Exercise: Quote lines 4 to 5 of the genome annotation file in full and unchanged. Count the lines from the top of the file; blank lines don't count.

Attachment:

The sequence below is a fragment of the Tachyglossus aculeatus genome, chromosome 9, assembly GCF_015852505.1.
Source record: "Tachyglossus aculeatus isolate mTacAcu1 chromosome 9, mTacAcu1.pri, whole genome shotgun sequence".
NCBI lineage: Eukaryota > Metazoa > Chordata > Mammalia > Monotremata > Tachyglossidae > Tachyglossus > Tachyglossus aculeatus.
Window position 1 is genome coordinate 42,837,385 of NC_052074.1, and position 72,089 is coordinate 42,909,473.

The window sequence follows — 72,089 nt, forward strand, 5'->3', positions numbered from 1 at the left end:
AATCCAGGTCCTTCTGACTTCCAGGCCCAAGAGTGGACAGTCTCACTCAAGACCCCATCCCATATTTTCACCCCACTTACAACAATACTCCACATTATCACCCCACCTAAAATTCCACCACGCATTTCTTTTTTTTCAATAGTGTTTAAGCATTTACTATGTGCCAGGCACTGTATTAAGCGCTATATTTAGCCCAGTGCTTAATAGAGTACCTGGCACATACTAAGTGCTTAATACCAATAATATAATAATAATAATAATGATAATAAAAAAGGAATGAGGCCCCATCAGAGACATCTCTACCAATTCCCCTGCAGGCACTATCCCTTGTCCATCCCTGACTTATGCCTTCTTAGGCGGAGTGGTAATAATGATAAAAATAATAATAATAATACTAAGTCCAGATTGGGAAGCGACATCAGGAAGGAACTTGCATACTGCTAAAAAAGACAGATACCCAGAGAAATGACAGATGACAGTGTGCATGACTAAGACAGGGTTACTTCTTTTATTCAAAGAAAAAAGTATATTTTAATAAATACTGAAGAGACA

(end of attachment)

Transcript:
Window position 1 is genome coordinate 42,837,385 of NC_052074.1, and position 72,089 is coordinate 42,909,473.

The window sequence follows — 72,089 nt, forward strand, 5'->3', positions numbered from 1 at the left end: